I’ve been watching her. No, I am not a stalker. I am just a lonely man who has nowhere to go or nobody to talk to. I used wander around this area until the sun had set and there was nothing left to do but to go back to the room I call home. If it hadn’t rained that evening, I would have never walked into the café, drenched, longing for something warm to calm my nerves. It rarely drizzles in my hometown, and the splashing violence of the Mumbai rain was too much to take.
If it hadn’t rained, I would have never wrapped my palms around that steaming cup of coffee. If it hadn’t rained that evening, I wouldn’t have seen her, soaked to the bone, and yet unfazed by the lashing rain.
Thank God it rained.
It didn’t rain the next day. And instead of strolling about, I made my way back into the café. I ordered myself an Americano and I waited. She came back, this time with two other girls.
It didn’t rain the next day either. I found my way to the café. I ordered myself an Americano. I waited. She came in with a bunch of papers and buried herself deep into what seemed like work.
It didn’t rain the day after. I still came into the café. I ordered myself an Americano. I waited. She came in and lit a cigarette as she smiled at something on her cellphone phone.
It didn’t rain. I still came into the café. I didn’t have to order an Americano. The barista got me my cup with a smile. I sheepishly smiled back. And I waited. She came in with two guys. They gathered their heads around a laptop.
The monsoon had gone. I didn’t need an excuse anymore. I continued to come into the café. She occasionally looked my way and smiled. The barista brought me my coffee and sometimes stayed for a little chit-chat about the traffic and the weather.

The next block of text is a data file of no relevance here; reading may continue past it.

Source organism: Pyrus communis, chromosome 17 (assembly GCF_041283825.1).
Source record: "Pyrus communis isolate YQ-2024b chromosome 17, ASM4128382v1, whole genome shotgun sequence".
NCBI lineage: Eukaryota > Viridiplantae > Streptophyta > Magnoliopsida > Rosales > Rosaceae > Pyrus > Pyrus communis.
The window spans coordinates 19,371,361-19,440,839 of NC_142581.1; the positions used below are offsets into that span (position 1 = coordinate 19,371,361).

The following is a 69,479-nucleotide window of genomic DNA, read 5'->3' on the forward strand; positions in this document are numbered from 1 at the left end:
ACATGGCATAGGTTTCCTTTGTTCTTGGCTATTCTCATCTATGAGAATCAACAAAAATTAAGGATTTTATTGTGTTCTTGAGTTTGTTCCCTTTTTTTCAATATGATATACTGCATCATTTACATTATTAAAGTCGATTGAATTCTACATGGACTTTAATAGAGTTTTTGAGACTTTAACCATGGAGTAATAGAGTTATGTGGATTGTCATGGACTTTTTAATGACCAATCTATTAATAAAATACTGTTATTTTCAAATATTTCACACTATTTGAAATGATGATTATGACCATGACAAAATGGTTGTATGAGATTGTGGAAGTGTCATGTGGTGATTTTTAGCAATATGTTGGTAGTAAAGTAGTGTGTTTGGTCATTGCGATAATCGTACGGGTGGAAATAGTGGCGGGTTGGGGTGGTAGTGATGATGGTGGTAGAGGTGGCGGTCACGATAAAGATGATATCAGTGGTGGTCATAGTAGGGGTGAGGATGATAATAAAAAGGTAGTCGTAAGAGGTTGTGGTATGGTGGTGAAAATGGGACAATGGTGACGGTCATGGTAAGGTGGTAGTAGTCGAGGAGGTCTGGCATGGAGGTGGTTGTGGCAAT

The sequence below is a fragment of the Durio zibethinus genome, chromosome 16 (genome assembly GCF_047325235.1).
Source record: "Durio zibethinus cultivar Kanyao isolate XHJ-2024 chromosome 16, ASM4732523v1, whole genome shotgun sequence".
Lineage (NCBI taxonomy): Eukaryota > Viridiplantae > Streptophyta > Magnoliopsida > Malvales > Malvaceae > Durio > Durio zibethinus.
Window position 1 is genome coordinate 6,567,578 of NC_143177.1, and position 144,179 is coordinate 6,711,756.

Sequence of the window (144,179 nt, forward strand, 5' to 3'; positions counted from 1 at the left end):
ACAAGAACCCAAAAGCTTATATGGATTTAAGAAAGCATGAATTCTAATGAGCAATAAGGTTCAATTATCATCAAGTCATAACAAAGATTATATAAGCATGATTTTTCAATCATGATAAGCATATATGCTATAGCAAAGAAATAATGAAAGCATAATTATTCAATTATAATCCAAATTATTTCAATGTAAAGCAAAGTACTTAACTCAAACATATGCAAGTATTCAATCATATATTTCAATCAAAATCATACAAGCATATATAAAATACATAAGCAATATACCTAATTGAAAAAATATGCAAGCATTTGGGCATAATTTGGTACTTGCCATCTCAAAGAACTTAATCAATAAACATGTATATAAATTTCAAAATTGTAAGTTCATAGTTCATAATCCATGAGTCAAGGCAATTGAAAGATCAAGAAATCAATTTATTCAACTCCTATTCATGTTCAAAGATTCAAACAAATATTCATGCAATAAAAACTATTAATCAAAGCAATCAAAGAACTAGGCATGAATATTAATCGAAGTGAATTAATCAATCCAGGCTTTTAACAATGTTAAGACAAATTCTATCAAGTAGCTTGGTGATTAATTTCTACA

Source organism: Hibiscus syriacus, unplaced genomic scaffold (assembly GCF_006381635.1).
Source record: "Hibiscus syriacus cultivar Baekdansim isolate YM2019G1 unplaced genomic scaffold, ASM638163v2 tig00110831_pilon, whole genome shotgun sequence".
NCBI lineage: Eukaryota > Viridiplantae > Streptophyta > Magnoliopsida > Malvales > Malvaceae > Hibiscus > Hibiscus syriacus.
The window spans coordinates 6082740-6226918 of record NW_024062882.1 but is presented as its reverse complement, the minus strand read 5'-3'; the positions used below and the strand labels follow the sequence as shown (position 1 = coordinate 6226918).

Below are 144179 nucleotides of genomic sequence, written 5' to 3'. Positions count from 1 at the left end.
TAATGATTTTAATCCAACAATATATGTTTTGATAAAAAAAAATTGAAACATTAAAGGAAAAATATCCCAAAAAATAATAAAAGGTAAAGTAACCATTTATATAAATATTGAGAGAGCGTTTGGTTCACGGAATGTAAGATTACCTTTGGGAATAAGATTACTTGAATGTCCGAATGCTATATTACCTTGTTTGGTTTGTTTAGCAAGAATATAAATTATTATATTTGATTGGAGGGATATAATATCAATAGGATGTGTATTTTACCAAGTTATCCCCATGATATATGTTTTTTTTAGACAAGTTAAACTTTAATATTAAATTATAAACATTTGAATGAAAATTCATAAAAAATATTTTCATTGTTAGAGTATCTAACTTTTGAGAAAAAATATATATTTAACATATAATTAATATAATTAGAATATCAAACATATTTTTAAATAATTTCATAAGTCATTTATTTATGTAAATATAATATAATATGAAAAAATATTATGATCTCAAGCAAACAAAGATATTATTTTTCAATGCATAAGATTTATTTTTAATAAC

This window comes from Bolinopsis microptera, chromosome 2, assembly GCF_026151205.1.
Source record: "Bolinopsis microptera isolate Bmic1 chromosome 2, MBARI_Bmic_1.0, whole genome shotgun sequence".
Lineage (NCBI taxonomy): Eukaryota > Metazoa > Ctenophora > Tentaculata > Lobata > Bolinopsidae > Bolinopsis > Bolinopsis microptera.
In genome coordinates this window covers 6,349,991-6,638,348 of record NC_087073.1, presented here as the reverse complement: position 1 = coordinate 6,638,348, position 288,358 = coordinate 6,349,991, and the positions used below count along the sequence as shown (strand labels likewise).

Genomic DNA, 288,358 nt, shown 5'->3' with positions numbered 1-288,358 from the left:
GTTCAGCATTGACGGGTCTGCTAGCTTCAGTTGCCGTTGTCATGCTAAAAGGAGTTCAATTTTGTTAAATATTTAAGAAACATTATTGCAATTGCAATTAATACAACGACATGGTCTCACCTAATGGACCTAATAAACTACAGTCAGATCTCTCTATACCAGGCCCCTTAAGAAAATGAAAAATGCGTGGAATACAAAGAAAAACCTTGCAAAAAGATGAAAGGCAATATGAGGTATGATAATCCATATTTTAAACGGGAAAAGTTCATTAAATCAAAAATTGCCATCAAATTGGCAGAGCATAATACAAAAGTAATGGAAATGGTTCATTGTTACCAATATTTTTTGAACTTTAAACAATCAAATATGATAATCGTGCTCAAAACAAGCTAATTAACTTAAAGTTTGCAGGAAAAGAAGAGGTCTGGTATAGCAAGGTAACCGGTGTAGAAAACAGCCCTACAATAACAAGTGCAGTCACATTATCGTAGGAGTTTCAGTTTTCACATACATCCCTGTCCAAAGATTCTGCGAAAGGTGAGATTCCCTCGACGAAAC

I often sat there, sipping my coffee, imagining what it would be like to go over to her table. Would she storm off angrily? Would she move her papers aside and make place for my lonely coffee cup?
I never got past the imagining. I wondered if she would notice my absence if I didn’t show up one day.
Today, I look at the ripples in my coffee cup instead of watching the entrance for that moment, when she walks in. There are no empty tables today. The café is busy. And then I feel a shadow over my coffee cup. It forces me to look up.
‘Do you mind if I sit with you?’ she asks in a soft voice.
‘Sure,’ I say pulling my backpack off the empty chair next to me. She sits down and looks at me with gratitude.
‘I could use a friend this evening. And in this crowd, yours is the only familiar face,’ her hand slightly touches my arm. I try not to smile too much. But today, there is a storm in my coffee cup.
Photograph by: Kaurwakee: http://www.flickr.com/photos/kaurwakee/